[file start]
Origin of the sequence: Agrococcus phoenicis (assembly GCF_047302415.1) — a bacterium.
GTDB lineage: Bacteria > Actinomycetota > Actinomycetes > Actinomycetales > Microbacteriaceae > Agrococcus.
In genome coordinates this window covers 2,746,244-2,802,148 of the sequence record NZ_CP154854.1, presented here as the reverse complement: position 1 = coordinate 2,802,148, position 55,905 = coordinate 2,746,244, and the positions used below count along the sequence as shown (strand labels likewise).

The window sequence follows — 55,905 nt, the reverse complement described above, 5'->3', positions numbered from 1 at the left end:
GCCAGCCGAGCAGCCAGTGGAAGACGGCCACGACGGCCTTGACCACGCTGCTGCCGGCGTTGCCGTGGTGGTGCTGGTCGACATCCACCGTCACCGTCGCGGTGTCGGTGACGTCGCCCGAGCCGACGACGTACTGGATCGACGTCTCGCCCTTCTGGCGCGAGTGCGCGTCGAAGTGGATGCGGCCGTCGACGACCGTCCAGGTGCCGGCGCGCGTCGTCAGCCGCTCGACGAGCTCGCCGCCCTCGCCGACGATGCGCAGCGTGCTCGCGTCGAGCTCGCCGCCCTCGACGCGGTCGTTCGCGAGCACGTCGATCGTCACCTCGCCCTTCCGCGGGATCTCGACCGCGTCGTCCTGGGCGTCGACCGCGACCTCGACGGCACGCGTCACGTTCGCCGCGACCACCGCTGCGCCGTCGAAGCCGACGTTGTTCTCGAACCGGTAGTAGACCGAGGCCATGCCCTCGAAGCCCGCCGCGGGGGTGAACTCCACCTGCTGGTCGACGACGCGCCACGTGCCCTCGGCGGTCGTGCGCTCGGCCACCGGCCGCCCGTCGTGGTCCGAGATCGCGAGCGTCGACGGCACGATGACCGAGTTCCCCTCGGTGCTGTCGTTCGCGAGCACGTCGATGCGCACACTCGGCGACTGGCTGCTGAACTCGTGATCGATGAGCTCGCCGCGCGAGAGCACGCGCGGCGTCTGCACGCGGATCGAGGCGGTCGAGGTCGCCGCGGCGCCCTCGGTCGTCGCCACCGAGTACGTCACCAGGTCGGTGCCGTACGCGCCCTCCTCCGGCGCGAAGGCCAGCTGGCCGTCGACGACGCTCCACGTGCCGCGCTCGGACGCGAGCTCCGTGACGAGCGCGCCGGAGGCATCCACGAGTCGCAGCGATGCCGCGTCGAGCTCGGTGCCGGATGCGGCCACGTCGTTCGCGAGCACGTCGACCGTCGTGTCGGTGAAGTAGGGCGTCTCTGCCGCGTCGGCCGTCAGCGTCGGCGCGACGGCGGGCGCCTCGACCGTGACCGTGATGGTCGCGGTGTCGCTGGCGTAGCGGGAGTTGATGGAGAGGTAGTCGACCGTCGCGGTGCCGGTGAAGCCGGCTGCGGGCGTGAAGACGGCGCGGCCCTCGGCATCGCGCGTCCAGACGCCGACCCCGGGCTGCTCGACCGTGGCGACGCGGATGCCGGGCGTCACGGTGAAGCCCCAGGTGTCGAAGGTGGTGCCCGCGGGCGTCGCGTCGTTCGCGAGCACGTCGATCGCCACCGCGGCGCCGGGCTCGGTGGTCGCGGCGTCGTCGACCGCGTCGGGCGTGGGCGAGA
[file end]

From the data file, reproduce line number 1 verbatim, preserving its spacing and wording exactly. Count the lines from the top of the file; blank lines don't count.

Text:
Origin of the sequence: Agrococcus phoenicis (assembly GCF_047302415.1) — a bacterium.